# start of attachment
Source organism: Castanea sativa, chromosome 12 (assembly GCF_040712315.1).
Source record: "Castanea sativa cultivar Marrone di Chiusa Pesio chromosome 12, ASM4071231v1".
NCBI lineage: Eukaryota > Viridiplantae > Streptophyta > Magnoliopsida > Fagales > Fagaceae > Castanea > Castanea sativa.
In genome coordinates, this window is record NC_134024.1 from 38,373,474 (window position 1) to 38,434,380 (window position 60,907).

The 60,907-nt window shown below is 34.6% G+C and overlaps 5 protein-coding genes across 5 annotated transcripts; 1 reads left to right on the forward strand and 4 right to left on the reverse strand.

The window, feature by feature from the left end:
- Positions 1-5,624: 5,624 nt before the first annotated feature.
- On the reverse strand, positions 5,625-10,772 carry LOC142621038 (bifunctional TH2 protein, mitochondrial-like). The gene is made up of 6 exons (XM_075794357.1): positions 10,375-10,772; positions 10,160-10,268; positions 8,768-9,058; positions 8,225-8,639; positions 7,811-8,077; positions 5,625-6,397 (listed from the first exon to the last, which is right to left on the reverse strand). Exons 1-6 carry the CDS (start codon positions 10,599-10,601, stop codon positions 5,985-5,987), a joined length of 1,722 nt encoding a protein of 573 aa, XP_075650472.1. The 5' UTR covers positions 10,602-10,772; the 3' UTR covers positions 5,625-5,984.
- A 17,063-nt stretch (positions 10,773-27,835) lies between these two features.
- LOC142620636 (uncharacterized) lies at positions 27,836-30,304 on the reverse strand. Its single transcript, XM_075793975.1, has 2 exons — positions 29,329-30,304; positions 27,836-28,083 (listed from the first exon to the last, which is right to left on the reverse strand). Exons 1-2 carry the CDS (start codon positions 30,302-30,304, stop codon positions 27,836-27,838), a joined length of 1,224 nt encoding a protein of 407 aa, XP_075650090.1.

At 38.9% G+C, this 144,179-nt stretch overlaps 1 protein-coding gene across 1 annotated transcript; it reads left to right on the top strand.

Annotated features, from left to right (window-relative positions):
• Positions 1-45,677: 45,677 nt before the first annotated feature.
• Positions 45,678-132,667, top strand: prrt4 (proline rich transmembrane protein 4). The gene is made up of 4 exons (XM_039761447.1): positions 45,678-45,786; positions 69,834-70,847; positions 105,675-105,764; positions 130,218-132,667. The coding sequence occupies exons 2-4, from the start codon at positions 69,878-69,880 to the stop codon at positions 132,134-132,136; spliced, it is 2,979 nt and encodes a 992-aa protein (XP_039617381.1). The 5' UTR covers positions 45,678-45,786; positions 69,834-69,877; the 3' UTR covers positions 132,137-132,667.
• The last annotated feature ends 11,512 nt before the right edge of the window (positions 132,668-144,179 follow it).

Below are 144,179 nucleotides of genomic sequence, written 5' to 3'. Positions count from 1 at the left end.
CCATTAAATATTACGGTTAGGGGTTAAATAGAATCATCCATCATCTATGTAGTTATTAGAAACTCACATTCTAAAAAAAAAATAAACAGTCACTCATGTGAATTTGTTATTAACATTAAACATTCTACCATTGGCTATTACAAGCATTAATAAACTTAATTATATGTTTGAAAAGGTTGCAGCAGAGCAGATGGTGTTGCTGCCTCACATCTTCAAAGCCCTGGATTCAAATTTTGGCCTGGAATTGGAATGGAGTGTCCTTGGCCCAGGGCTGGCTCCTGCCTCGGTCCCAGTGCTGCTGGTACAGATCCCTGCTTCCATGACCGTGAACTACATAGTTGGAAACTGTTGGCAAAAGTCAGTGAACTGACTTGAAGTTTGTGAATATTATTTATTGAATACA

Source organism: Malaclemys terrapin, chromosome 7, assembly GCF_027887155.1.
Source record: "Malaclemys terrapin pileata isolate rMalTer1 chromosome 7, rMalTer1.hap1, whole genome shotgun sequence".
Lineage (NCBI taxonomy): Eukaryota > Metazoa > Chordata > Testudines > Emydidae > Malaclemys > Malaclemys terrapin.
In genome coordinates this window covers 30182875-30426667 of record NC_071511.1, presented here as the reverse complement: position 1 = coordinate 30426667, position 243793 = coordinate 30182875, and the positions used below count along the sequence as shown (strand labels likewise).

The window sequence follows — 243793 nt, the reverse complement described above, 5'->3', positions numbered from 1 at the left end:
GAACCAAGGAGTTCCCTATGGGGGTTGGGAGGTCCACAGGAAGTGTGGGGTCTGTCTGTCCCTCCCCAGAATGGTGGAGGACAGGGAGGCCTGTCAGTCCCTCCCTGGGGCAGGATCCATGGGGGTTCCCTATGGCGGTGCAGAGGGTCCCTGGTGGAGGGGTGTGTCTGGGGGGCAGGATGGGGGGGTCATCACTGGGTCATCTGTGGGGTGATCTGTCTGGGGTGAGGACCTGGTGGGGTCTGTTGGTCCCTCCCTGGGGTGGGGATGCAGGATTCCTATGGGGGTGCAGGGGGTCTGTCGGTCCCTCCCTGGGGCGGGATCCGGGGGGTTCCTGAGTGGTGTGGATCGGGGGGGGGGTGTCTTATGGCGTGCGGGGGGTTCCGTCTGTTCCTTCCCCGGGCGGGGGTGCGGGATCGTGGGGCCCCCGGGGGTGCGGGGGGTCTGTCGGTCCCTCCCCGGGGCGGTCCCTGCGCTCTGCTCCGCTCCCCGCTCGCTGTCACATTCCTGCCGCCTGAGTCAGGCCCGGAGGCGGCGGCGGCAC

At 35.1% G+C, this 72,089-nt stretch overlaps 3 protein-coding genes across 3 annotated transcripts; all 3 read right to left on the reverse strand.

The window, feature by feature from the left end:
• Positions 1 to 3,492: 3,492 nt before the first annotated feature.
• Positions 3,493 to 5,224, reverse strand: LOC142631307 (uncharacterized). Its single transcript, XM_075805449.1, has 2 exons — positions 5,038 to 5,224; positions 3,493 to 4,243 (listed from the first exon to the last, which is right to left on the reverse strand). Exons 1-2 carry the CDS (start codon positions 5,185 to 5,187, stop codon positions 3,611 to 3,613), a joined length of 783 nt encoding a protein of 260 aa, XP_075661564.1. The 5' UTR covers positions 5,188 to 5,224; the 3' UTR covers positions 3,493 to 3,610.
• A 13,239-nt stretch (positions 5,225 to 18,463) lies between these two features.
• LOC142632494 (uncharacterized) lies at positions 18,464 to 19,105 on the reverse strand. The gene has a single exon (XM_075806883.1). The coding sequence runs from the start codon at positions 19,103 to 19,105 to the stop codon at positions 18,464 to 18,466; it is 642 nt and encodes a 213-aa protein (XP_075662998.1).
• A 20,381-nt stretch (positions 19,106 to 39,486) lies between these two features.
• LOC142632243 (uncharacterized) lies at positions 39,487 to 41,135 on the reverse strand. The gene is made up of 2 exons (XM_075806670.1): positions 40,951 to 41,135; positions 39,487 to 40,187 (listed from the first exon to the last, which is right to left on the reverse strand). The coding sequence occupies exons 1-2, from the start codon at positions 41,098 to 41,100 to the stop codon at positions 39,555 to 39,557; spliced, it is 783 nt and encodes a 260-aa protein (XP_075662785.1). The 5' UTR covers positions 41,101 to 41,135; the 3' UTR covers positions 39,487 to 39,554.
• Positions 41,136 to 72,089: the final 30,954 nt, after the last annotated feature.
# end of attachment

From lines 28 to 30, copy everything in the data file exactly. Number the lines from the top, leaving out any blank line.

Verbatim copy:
• A 13,239-nt stretch (positions 5,225 to 18,463) lies between these two features.
• LOC142632494 (uncharacterized) lies at positions 18,464 to 19,105 on the reverse strand. The gene has a single exon (XM_075806883.1). The coding sequence runs from the start codon at positions 19,103 to 19,105 to the stop codon at positions 18,464 to 18,466; it is 642 nt and encodes a 213-aa protein (XP_075662998.1).
• A 20,381-nt stretch (positions 19,106 to 39,486) lies between these two features.